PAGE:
Steer Wrestling is the event is called the steer wrestling contest, which requires a good deal of strength. It is also known as bulldogging. These steers are not trained; they are wild and full-grown animals that come off the plains and are mighty tough to handle. The rider is going at full speed, leaping from his saddle to gasp the running steer by the horns. The cowboy’s goal is to stop the steer, twist him down to the ground, and raise one hand to signal time. The bulldogging event requires two riders and a steer. The job of one of the riders is to ride parallel to the steer to ensure it runs in a straight line.
Team Roping is a timed event, team roping requires two cowboys working in tandem to catch the head and/or horns and the hind legs of a steer. This event requires perfect timing and coordination: the header ropes the steer first and then turns it so that the heeler can rope the hind legs. Legal head catches include the horns, the head, and the head plus one horn–any other catch is illegal and does not earn a time. Roping a single hind leg adds a five-second penalty to the overall time.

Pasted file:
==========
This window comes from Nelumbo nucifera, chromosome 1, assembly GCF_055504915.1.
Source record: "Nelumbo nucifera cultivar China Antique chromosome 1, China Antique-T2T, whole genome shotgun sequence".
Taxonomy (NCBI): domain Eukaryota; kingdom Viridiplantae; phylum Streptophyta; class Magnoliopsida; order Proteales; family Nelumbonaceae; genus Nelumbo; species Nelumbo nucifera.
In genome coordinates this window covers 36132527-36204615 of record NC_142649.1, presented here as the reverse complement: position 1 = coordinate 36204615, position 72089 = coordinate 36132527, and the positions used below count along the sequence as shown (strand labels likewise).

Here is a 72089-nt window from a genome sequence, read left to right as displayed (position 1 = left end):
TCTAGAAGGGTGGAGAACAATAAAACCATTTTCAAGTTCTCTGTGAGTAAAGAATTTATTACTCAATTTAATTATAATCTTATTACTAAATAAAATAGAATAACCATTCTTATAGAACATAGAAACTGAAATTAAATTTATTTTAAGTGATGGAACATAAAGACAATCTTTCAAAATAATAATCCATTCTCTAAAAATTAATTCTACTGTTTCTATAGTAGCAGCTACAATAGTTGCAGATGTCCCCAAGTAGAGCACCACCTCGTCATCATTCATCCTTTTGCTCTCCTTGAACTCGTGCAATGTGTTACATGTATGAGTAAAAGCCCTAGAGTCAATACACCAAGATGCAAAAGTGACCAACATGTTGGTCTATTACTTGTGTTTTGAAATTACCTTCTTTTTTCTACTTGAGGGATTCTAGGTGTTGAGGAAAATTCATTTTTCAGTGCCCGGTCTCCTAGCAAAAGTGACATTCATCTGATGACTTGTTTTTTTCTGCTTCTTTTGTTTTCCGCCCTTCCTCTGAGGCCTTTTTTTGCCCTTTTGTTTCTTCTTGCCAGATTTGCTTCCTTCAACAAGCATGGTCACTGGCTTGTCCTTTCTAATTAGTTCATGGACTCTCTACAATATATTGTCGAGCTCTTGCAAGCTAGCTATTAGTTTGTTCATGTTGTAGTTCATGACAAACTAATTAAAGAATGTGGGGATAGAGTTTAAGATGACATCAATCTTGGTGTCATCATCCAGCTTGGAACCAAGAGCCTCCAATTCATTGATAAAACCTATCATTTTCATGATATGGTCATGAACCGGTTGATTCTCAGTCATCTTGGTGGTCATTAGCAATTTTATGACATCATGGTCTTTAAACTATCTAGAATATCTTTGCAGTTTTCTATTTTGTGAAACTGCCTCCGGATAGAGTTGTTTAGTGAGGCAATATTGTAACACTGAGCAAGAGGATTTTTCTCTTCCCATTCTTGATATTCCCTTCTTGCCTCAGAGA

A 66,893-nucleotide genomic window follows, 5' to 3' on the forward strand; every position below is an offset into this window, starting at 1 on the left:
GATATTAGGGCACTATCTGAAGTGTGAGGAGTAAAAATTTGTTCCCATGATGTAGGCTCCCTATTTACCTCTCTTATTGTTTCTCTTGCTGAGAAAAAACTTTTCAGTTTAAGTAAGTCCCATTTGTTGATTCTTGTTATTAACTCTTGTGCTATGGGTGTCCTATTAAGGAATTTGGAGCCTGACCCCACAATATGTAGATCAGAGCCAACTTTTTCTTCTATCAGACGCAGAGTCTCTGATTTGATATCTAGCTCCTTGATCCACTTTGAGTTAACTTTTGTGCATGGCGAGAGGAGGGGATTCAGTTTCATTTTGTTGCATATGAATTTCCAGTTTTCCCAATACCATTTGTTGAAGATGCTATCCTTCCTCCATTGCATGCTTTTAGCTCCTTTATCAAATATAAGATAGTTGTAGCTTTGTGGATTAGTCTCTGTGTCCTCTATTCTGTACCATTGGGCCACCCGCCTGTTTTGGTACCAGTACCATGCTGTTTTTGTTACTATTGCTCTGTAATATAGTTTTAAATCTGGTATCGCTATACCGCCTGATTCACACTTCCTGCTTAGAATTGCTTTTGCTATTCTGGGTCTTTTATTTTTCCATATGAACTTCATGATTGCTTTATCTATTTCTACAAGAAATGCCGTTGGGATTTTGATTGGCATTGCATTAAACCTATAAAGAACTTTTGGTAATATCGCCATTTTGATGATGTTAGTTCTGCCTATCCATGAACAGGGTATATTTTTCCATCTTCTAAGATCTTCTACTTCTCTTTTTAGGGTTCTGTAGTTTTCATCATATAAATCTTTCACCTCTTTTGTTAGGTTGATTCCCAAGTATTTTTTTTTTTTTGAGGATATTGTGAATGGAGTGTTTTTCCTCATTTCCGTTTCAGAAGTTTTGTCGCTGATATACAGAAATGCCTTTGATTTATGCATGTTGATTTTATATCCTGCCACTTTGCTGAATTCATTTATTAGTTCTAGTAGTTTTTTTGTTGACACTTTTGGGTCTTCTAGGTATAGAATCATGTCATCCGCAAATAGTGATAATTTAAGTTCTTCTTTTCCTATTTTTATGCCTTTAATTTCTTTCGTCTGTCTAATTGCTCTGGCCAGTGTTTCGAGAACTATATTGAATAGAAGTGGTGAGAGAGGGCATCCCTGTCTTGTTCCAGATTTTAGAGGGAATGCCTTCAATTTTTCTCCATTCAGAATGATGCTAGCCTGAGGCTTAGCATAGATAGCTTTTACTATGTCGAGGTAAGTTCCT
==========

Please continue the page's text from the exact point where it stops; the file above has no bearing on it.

Tie Down Roping tests skills that are essential in every-day cattle ranching. Running across the prairie on a horse and trying to lasso a calf at the same time—a calf that is trying to get away—is a fine art by any cowboy standard. At branding time, a man would need to do this and then jump off his horse and tie the calf so that it could not jump up. In this contest, the spectator does not know what to admire the most: the skill of the cowboy making the cast or the cleverness of the pony in coming to the rider’s assistance while the tie is being made. A well-trained pony will hold the rope taunt enough to hold the calf while not dragging the smaller animal; it will then loosen the rope when the cowboy gets back on after the tie is complete.
Barrel Racing is a ladies event. The object is to complete a cloverleaf pattern around three barrels. The fastest time wins. Knocking over a barrel results in a five-second penalty and running out of pattern results in no time.
The following is a list defining some terms popularly heard each year at the Livingston Roundup Rodeo:
Added Money—The cash prize that local sponsors have donated to the rodeo association. This helps attract top cowboys and cowgirls to contest in rodeo competitions.